Psychological Disability


Colleges and universities are realizing an increase in the number of students diagnosed with psychological disabilities (PD). This is due to the fact that for young adults the age of onset or first episode of PD is generally between the ages of 20 and 35. Thousands of college students each year experience such illnesses in forms of depression, major depression, bi-polar or manic depression, schizophrenia, anxiety, panic attacks, obsessive-compulsive disorders and Dissociative disorders. Each person experiences a psychological disability differently. Many people undergo only a single episode while others endure reoccurring episodes throughout their entire lives.

The National Institute of Mental Health (NIMH) recently reported that one in five Americans (41 million people) experience some form of a psychological disability in any given six month period. With appropriate treatment the vast majority of these disorders are effectively cured or controlled. Treatment combining medication and psychotherapy effectively controls acute symptoms in 80% of individuals living with schizophrenia and phobic disorders, and approximately 90% living with depressive disorders.

Misconceptions and stigmas are pervasive for this disability. The media have fueled society's unconscious fears by portraying persons with mental illness as bizarre, intensely disturbed, or even killers. Contrary to the stigma attached to these illnesses, the majority of people with PD never draw attention to themselves by behaving disruptively.

At those times when a student's symptoms are more persistent or cyclical, "holding it together" becomes extremely difficult. During those times if disciplinary issues occur, the situation must be clarified as either a disciplinary issue or a mental health issue. All students have the responsibility to meet the code of conduct established by the college by adapting their behavior to the educational environment.    

Early Warning Signs

Characteristics of students with PD are as unique as the individual. The following early warning signs will be helpful in heightening awareness of faculty and staff and may assist in identifying such students.

Unable to have a good time

Feelings of great loss or pain

Unable to adjust to new situations

Change in eating habits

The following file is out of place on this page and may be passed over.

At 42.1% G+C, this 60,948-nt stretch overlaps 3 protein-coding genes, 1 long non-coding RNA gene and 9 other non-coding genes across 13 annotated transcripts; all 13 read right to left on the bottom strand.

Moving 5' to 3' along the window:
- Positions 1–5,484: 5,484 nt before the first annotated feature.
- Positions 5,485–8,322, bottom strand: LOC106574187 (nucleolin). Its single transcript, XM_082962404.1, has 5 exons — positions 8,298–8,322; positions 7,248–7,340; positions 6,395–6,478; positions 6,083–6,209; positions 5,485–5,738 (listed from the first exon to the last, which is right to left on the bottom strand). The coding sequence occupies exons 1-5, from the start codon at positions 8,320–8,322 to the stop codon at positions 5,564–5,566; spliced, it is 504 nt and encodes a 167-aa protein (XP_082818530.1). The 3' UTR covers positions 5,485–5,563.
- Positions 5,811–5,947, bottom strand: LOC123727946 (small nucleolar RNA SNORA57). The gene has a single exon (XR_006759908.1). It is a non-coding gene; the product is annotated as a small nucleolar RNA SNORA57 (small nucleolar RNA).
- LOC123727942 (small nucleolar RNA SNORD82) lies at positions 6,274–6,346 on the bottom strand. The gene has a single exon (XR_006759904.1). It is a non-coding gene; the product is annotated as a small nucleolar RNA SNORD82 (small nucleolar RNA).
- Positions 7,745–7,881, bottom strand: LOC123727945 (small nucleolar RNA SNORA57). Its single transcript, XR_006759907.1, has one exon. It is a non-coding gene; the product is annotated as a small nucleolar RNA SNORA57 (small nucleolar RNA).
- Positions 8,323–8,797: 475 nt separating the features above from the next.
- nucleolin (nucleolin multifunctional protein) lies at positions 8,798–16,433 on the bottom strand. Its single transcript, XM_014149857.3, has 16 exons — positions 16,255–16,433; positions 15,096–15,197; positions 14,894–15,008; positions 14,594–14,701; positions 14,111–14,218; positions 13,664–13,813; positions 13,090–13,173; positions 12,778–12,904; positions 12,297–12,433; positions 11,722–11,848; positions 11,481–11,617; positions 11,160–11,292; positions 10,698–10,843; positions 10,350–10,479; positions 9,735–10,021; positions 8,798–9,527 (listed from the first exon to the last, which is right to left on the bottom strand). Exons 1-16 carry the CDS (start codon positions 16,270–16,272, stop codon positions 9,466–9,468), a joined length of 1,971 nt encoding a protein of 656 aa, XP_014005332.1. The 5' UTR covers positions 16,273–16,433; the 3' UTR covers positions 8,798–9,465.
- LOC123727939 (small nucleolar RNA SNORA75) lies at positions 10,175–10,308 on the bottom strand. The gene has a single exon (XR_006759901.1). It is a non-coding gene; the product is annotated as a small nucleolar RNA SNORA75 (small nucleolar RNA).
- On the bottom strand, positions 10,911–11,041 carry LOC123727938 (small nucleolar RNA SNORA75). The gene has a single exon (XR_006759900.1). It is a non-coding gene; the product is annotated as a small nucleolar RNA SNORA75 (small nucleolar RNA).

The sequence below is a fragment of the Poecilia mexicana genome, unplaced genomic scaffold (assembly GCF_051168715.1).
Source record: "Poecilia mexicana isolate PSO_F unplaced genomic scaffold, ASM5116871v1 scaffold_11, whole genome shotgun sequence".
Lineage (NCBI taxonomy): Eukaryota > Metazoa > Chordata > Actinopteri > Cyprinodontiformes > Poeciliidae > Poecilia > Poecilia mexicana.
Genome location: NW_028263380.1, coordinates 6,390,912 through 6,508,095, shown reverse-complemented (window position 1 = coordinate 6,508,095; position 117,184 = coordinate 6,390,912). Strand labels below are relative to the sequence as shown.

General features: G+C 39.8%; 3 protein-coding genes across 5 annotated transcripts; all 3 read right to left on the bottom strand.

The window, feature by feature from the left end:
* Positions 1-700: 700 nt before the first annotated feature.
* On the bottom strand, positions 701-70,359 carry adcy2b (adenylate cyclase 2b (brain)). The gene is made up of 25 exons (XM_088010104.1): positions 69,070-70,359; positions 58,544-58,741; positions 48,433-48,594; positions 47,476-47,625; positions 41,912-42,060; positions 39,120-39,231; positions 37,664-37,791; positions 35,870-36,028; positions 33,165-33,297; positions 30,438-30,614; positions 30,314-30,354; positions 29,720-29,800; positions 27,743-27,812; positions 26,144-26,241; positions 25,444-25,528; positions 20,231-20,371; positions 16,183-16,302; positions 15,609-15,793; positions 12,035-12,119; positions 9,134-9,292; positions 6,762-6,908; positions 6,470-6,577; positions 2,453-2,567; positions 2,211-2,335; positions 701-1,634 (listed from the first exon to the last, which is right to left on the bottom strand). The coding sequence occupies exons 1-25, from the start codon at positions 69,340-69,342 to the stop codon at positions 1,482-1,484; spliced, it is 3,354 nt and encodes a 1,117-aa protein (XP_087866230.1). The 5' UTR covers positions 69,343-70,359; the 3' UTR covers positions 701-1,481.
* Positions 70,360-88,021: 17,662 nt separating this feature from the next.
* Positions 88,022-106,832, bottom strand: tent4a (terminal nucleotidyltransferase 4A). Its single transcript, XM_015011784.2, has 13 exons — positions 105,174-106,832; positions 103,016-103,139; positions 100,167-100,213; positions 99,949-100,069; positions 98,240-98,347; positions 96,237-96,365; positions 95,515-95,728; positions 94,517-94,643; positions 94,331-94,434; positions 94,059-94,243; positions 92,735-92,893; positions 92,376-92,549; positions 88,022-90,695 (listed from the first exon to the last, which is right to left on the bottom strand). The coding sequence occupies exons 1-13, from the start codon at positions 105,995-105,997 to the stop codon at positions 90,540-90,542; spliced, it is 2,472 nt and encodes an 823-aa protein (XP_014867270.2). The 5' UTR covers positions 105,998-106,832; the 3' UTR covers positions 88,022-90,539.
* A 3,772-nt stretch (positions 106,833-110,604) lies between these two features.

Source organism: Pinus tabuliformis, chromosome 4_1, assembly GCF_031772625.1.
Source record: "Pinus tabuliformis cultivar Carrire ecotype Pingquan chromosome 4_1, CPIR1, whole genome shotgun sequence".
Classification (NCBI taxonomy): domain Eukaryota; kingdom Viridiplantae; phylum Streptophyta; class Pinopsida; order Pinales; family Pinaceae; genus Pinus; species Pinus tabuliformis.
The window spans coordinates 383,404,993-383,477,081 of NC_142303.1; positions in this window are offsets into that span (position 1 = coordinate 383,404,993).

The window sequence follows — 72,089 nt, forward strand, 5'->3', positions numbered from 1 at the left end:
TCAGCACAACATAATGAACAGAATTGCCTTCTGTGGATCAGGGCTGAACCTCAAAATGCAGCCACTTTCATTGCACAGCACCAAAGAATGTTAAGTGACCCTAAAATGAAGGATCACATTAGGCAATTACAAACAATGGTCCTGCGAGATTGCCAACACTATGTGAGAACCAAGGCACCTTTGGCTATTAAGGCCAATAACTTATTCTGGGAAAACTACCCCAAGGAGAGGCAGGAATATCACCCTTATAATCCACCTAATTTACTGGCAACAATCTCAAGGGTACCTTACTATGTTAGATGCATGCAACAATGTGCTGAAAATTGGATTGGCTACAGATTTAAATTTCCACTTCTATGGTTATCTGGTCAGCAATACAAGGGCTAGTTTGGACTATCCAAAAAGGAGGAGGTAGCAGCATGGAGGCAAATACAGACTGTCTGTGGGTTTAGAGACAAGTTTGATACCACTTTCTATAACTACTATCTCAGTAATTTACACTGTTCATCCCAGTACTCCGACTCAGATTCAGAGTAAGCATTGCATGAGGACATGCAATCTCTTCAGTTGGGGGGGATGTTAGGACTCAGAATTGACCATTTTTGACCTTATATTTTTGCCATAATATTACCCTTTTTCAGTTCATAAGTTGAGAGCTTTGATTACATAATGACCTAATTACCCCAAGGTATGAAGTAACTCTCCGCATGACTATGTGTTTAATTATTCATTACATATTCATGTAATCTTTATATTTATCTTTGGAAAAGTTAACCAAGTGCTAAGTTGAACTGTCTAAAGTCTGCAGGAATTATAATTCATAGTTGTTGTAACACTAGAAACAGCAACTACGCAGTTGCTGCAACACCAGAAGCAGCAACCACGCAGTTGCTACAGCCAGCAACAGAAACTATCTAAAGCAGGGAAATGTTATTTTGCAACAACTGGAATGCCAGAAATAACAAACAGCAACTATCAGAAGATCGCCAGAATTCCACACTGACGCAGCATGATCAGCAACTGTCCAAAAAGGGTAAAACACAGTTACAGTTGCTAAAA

Missing classes for weeks

Feeling like a complete failure

Lack of concentration

Mood changes

Extreme sadness

Unable to feel happy

Sleep pattern change

Weight loss or gain

Unable to feel success


Inability to remember



There is great individual variation in the characteristics of individuals with PD. The following functional limitations are not inclusive or exclusive to college students with PD. They may exhibit some, but not all, of the limitations listed below.   


  • Short-term memory difficulty

  • Time management problems

  • Negative self-talk (fears, failure, panic)

  • Self-absorption

  • Concentration problems

  • Difficulty screening stimuli (problem solving in new environments)

  • Distractibility


  • Impulsiveness

  • Repetitive motion

  • Pacing

  • Difficulty maintaining stamina

  • Avoidant behavior


  • Auditory hallucinations

  • Visual hallucinations


  • Lack of affect

  • Speech (rambling, halting, weak, or pressured)

  • Feelings of fear or anxiety

  •  Difficulty initiating interpersonal contact


  • Drowsiness

  • Fatigue

  • Thirst

  • Blurred vision

  • Hand tremors  


College students with PD exhibit similar educational difficulties as students with other disabilities. The following represent some areas of difficulty:

  • Test-taking                           

  • Concentration

  • Class attendance

  • Turning assignments in on time (waxing and waning)

  • Studying

  • Making and keeping appointments

  • Problem solving

  • Dealing with social situations


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